Austria bans 'senseless' killing of chicks with new animal welfare rules
The Federal Government announced a new legislative package with stricter rules for animal welfare, banning the "senseless" killing of chicks, tighter rules for live animal transport and installing other protection measures.
Austria's Federal Government has put together a new set of rules for stricter animal welfare in the country, most notably banning the practice of mass killing and disposal of male newborn chicks.
"This package of measures is a great success for animal welfare, which finally implements years of demands of animal rights activists," explains Animal Welfare Minister Johannes Rauch in a press conference detailing the measures.
Rauch announced the end of the "senseless" killing of chicks. Instead, the minister explained that the animals would be culled and used as feed in zoos, saying there is a great demand and zoos have been importing meat for their animals.
In the future, Austria will carry out "gender determinations" of the animals before they hatch to take "appropriate measures earlier".
Rauch added that the "shredding" of chicks, a controversial culling measure, did not take place in Austria even before the new steps.
Measures for cow and pig welfare
The present animal welfare package will end the uninterrupted, year-round tying of cattle from 2030.
For pigs, there will be an "incentive" to offer more space for the animals, with new and converted stables and cooling planned. Rauch said that the measures were a compromise and first step but that "we are not yet where we want to go".
The package also imposes new rules for live animal transport, including shorter transport times and a ban on transporting newborns.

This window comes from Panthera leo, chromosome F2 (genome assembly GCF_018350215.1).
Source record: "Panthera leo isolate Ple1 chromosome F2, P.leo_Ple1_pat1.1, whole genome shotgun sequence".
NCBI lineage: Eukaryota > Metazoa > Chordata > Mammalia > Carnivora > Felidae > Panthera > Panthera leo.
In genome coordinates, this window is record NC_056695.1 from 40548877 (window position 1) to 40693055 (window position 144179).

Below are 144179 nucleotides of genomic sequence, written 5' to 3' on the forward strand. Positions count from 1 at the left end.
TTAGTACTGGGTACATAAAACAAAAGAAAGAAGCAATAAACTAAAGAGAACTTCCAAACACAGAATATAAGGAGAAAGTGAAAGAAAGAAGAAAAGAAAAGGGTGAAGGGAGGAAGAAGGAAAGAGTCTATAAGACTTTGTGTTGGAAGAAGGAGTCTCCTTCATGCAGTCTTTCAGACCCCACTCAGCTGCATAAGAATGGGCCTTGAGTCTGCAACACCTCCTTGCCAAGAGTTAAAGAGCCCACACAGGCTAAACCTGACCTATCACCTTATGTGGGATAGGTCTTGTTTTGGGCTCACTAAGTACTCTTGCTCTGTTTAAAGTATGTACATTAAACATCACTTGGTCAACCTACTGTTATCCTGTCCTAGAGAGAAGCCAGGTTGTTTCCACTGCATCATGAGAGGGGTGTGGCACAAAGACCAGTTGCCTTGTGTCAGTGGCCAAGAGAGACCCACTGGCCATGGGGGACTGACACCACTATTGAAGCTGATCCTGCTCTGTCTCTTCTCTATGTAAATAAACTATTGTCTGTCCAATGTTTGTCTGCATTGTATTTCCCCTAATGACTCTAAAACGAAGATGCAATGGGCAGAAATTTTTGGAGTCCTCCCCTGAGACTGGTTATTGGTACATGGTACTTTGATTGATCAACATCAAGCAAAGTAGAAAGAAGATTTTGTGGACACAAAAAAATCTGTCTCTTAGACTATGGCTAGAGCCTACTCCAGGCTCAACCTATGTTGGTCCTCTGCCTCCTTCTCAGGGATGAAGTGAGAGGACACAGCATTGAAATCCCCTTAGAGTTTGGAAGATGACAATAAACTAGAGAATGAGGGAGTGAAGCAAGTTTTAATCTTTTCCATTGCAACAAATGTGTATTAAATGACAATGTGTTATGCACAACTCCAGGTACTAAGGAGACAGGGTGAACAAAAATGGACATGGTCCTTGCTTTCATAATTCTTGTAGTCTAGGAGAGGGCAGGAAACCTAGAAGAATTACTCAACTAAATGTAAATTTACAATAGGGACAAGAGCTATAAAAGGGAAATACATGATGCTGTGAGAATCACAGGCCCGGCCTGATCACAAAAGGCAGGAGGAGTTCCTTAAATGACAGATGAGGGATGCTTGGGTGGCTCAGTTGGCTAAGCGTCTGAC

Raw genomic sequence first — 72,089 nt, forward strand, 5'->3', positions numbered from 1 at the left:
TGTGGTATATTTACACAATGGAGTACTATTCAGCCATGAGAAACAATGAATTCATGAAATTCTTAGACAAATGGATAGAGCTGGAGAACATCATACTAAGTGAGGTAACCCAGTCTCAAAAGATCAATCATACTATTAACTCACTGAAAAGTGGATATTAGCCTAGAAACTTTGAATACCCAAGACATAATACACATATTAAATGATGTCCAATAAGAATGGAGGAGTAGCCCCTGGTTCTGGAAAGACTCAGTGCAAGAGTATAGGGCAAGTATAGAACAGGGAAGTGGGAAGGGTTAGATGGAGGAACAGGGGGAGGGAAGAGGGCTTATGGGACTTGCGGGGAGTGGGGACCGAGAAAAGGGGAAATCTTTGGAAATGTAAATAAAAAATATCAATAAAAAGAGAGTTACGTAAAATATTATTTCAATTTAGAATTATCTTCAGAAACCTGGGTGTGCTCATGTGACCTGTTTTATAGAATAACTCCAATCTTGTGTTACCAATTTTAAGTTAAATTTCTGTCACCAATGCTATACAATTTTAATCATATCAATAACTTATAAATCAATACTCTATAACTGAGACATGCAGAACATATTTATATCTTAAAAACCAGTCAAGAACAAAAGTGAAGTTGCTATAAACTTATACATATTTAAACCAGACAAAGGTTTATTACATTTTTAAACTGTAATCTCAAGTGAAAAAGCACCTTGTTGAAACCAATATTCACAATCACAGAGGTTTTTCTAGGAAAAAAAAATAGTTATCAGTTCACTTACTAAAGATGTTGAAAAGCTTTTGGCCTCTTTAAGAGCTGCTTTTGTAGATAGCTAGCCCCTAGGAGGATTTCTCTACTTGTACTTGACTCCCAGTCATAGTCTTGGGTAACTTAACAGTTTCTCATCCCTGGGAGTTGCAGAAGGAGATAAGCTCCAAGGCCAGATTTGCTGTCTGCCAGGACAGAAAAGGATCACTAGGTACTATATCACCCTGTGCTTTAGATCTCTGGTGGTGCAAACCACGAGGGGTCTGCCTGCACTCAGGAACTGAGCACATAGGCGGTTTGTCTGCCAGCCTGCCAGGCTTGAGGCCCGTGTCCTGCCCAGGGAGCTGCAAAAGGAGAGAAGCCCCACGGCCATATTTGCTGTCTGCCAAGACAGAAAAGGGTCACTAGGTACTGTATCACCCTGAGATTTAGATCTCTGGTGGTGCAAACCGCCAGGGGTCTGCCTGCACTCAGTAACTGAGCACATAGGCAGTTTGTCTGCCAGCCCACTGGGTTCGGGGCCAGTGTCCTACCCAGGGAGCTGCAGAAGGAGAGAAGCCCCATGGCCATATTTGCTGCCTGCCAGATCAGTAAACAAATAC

Most of the provisions will come into force from 2023, the minister added. The package will be officially voted in Parliament at the end of June.
"Unacceptable": Criticism from animal protection groups and opposition
Animal protection groups in Austria have criticised the federal government's plan as unacceptable and a "weak compromise".
Pigs and cattle for fattening will still stand on full-coated soils, tail cropping and anaesthetic castration will continue to be common practice in piglets, and animals will be transported far too young and far too long, the Vier Pfoten group pointed out in a statement.
"There was not even a serious attempt to put an end to this cruelty to animals", the group's director Eva Rosenberg said.
Opposition SPÖ has also criticised the government plans, calling it "a mess", according to Vienna Animal Welfare spokesperson Eva Persy. The NEOS parliamentary groups said the measures were "pure cosmetics", and the proposals do not go far enough.